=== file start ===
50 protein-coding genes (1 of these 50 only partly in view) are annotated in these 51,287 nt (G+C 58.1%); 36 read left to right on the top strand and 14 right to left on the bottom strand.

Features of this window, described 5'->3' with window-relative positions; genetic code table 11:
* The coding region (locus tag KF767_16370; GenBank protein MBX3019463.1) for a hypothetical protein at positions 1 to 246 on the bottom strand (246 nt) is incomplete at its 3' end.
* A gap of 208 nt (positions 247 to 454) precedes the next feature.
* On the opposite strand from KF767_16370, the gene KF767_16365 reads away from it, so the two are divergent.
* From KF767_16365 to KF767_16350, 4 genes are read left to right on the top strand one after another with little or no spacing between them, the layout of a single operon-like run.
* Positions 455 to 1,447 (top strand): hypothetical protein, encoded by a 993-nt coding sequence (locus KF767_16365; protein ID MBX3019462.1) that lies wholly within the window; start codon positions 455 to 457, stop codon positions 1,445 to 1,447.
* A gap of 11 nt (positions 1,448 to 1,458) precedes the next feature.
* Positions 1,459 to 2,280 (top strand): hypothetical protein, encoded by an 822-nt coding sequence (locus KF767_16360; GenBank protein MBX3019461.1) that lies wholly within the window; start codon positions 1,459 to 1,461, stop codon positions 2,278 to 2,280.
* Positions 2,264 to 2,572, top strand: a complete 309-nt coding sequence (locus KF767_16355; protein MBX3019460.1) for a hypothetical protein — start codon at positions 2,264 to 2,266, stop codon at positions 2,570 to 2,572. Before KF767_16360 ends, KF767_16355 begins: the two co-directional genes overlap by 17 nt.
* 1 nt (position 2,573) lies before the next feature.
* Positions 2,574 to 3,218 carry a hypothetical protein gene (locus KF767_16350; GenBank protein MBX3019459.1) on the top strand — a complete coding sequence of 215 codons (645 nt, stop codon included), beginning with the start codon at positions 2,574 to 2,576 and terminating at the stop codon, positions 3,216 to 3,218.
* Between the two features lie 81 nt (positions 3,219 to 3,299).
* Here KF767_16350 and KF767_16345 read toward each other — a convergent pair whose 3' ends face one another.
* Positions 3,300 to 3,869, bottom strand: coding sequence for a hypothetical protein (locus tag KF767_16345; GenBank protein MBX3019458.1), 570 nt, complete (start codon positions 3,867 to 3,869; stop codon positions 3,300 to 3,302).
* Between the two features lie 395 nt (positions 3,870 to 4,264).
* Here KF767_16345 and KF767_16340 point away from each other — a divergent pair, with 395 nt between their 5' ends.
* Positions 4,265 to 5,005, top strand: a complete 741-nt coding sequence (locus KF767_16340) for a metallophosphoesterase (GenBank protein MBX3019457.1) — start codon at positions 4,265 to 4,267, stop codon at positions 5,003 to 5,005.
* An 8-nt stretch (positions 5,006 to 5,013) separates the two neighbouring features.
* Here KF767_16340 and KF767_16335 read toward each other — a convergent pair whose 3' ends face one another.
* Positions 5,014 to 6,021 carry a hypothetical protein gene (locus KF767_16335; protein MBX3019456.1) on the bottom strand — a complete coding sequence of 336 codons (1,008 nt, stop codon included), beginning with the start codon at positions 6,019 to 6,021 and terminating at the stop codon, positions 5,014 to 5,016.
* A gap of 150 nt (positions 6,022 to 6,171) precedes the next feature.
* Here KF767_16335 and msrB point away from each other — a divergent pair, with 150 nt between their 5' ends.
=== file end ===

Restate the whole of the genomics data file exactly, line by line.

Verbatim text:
50 protein-coding genes (1 of these 50 only partly in view) are annotated in these 51,287 nt (G+C 58.1%); 36 read left to right on the top strand and 14 right to left on the bottom strand.

Features of this window, described 5'->3' with window-relative positions; genetic code table 11:
* The coding region (locus tag KF767_16370; GenBank protein MBX3019463.1) for a hypothetical protein at positions 1 to 246 on the bottom strand (246 nt) is incomplete at its 3' end.
* A gap of 208 nt (positions 247 to 454) precedes the next feature.
* On the opposite strand from KF767_16370, the gene KF767_16365 reads away from it, so the two are divergent.
* From KF767_16365 to KF767_16350, 4 genes are read left to right on the top strand one after another with little or no spacing between them, the layout of a single operon-like run.
* Positions 455 to 1,447 (top strand): hypothetical protein, encoded by a 993-nt coding sequence (locus KF767_16365; protein ID MBX3019462.1) that lies wholly within the window; start codon positions 455 to 457, stop codon positions 1,445 to 1,447.
* A gap of 11 nt (positions 1,448 to 1,458) precedes the next feature.
* Positions 1,459 to 2,280 (top strand): hypothetical protein, encoded by an 822-nt coding sequence (locus KF767_16360; GenBank protein MBX3019461.1) that lies wholly within the window; start codon positions 1,459 to 1,461, stop codon positions 2,278 to 2,280.
* Positions 2,264 to 2,572, top strand: a complete 309-nt coding sequence (locus KF767_16355; protein MBX3019460.1) for a hypothetical protein — start codon at positions 2,264 to 2,266, stop codon at positions 2,570 to 2,572. Before KF767_16360 ends, KF767_16355 begins: the two co-directional genes overlap by 17 nt.
* 1 nt (position 2,573) lies before the next feature.
* Positions 2,574 to 3,218 carry a hypothetical protein gene (locus KF767_16350; GenBank protein MBX3019459.1) on the top strand — a complete coding sequence of 215 codons (645 nt, stop codon included), beginning with the start codon at positions 2,574 to 2,576 and terminating at the stop codon, positions 3,216 to 3,218.
* Between the two features lie 81 nt (positions 3,219 to 3,299).
* Here KF767_16350 and KF767_16345 read toward each other — a convergent pair whose 3' ends face one another.
* Positions 3,300 to 3,869, bottom strand: coding sequence for a hypothetical protein (locus tag KF767_16345; GenBank protein MBX3019458.1), 570 nt, complete (start codon positions 3,867 to 3,869; stop codon positions 3,300 to 3,302).
* Between the two features lie 395 nt (positions 3,870 to 4,264).
* Here KF767_16345 and KF767_16340 point away from each other — a divergent pair, with 395 nt between their 5' ends.
* Positions 4,265 to 5,005, top strand: a complete 741-nt coding sequence (locus KF767_16340) for a metallophosphoesterase (GenBank protein MBX3019457.1) — start codon at positions 4,265 to 4,267, stop codon at positions 5,003 to 5,005.
* An 8-nt stretch (positions 5,006 to 5,013) separates the two neighbouring features.
* Here KF767_16340 and KF767_16335 read toward each other — a convergent pair whose 3' ends face one another.
* Positions 5,014 to 6,021 carry a hypothetical protein gene (locus KF767_16335; protein MBX3019456.1) on the bottom strand — a complete coding sequence of 336 codons (1,008 nt, stop codon included), beginning with the start codon at positions 6,019 to 6,021 and terminating at the stop codon, positions 5,014 to 5,016.
* A gap of 150 nt (positions 6,022 to 6,171) precedes the next feature.
* Here KF767_16335 and msrB point away from each other — a divergent pair, with 150 nt between their 5' ends.